On May 10, 2012, the United States Court of Appeals for the Ninth Circuit held that an individual may be criminally convicted of knowingly obtaining health information in violation of HIPAA, even if the individual did not know that the access was illegal. The decision serves as a reminder to health care providers, health plans, and their business associates that ignorance of the law is not an excuse to criminal prosecution with respect to HIPAA, and that significant repercussions may result from accessing patient information without a valid reason.
Davis Wright Tremaine did not handle this case and the following account was drawn from public records. The case involves Huping Zhou, a former research assistant at University of California at Los Angeles Health System (UCLA). UCLA terminated Zhou, effective Nov. 14, 2003. After his termination, Zhou looked up patient records of celebrities and co-workers on at least four separate occasions. The U.S. Attorney’s Office for the Central District of California brought criminal charges for a misdemeanor violation of HIPAA’s prohibition of “knowingly” obtaining individually identifiable health information in violation of HIPAA. Zhou filed a motion to dismiss on the grounds that he did not know it was illegal to obtain the health information and, therefore, did not act “knowingly.” The magistrate judge dismissed Zhou’s motion, and Zhou then submitted a conditional guilty plea, reserving the right to appeal the dismissal. The trial court sentenced Zhou to four months in prison, a $2,000 fine, and a $100 special assessment.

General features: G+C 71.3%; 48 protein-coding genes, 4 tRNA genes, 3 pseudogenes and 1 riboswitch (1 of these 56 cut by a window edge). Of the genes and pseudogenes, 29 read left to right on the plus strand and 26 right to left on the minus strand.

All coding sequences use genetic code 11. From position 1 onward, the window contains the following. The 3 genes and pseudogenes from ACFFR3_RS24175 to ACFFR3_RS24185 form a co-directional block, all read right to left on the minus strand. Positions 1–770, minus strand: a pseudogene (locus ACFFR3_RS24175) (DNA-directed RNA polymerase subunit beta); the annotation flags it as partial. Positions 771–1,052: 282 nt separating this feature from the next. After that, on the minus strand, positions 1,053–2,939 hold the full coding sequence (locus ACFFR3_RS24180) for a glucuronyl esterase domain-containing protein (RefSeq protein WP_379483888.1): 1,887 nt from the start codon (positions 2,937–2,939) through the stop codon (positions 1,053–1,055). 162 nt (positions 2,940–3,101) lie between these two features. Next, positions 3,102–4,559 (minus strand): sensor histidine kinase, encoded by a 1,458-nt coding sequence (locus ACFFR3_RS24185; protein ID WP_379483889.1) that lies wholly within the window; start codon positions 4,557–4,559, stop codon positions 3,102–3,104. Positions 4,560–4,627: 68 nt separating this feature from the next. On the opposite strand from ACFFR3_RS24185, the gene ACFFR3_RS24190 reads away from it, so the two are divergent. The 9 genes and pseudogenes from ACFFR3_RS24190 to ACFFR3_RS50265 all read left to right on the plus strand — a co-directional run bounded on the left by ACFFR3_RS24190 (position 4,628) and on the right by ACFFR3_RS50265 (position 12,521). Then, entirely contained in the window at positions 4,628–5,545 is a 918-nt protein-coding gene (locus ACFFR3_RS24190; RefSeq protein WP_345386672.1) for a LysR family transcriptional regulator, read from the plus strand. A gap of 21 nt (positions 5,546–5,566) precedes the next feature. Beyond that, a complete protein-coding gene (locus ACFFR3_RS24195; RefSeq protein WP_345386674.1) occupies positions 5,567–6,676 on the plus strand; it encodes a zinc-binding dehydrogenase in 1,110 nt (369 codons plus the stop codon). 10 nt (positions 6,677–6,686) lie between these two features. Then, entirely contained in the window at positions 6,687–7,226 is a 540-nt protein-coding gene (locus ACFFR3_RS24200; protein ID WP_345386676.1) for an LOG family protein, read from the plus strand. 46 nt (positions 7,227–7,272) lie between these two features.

The Ninth Circuit affirmed the denial of Zhou’s motion to dismiss, finding that, with respect to the criminal HIPAA statute, “knowingly” applies only to the act of obtaining health information (knowledge of the law is irrelevant). This case has significant relevance to covered entities and business associates in that it sets a relatively low bar on what conduct may be deemed a criminal violation of HIPAA.
One potential benefit of this case to covered entities and business associates is that it can be used as a teaching moment, to remind employees that fates even worse than termination (such as criminal prosecution) can result from viewing medical records to satisfy curiosity or for other impermissible reasons.